Rating: M. Cause, yeah, the perv inside me won't be able to resist writing the dirty parts.
Genre: Romance. Angst. Humor. The humor is coming, I promise! Misunderstandings and oblivious were-boys and girls abound.
Summary: Adelaide Ryan: her pack's weakest link. A pocket-sized werewolf who suffers from shifter performance issues…Basically, she's stuck in her lowly human form and is about as scary as a bunny rabbit. Rafe Greywood: the Big, Bad Alpha who won't give her the time of day. But that's okay, 'cause she's totally not in love with him. Nope. No Way.
Prologue: Just Give Me Back My Pieces
Just give me back my pieces
Just give them back to me please
Just give me back my pieces
And let me hold my broken parts
- Ingrid Michaelson, Be OK
"You don't want to be a monster, do you? We can help you..."
"Let us help you…"
Adelaide Ryan was only four-years-old when she was taken by the humans. They called her the monster, but they were the ones who took her away from her family — her pack. They were the ones who tortured her. Hurt her. Over and over again.
They ignored her cries. Always looking so pleased with themselves. Especially when she was in pain. "We can fix you, little one," they'd said. "You don't have to be a monster..."
"You can be like us…"
She didn't want to be like them. She wanted to go home. Wanted her pack; wanted to cuddle up to the soft fur of her momma's belly. Wanted to race around with her packmates and chase after the squirrels and birds again. Wanted to get scolded for eating the fresh green grass, because she was a naughty werebaby, no matter how many times her momma told her that grass wasn't for eating.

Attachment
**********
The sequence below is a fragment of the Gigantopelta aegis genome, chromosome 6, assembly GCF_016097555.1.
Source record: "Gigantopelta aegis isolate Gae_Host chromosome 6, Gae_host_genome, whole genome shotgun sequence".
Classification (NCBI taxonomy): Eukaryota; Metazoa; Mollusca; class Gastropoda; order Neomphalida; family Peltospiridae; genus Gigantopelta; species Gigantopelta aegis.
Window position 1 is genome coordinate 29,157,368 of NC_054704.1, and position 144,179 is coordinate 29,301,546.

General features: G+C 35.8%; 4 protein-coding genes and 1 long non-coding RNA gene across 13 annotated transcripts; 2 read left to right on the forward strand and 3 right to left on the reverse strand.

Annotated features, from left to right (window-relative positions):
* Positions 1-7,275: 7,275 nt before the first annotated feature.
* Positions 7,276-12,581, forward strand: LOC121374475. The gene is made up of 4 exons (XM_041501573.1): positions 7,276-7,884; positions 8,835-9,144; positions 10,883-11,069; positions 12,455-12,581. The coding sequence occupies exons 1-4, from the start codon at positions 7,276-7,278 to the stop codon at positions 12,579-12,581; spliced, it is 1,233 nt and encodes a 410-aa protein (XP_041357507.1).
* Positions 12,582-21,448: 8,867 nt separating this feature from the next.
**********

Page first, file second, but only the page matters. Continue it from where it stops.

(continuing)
But she didn't get to go home. They kept her. Kept her until she thought she'd be there forever. Poked, prodded, and experimented on her until the pain was all that she knew.
Time dragged on. Eventually, the humans brought in more werewolves. Her alpha and his mate. They experimented on them too, for a short time.
They appeared unhappy with the results.
"It's just as we thought," they'd told Adelaide, daring to sound remorseful. "We can't fix them."
And so the humans took her alpha and his mate away, and Adelaide never saw them again.
She wished she'd been taken away with them. Wished for it all to stop.
Everything after that felt like dying. Felt like dying and hanging onto life by only the barest thread. Like she was a ghost in her own body, and her body was the hateful thing that was stopping her escape. She died and died and died. But never properly. Never peacefully.
It was the werecub at the window that changed everything. The humans were gone…doing whatever it was they did when they weren't down in their dark, cold cellar, playing with her — their favorite toy.
The small wolf was covered in black fur and not much older than she was. Pack, her mind whispered, sparking some life back into her. At first, she thought she was imagining things. The humans usually left the tiny widow in the corner of the cellar bordered up. But the weather had loosened their boards, and the little wolf was peering in at her through the cracks.
Adelaide started making high pitched whining noises in her throat. She tried to go to him, but the heavy chains around her sore, bruised, tiny wrists and ankles stopped her.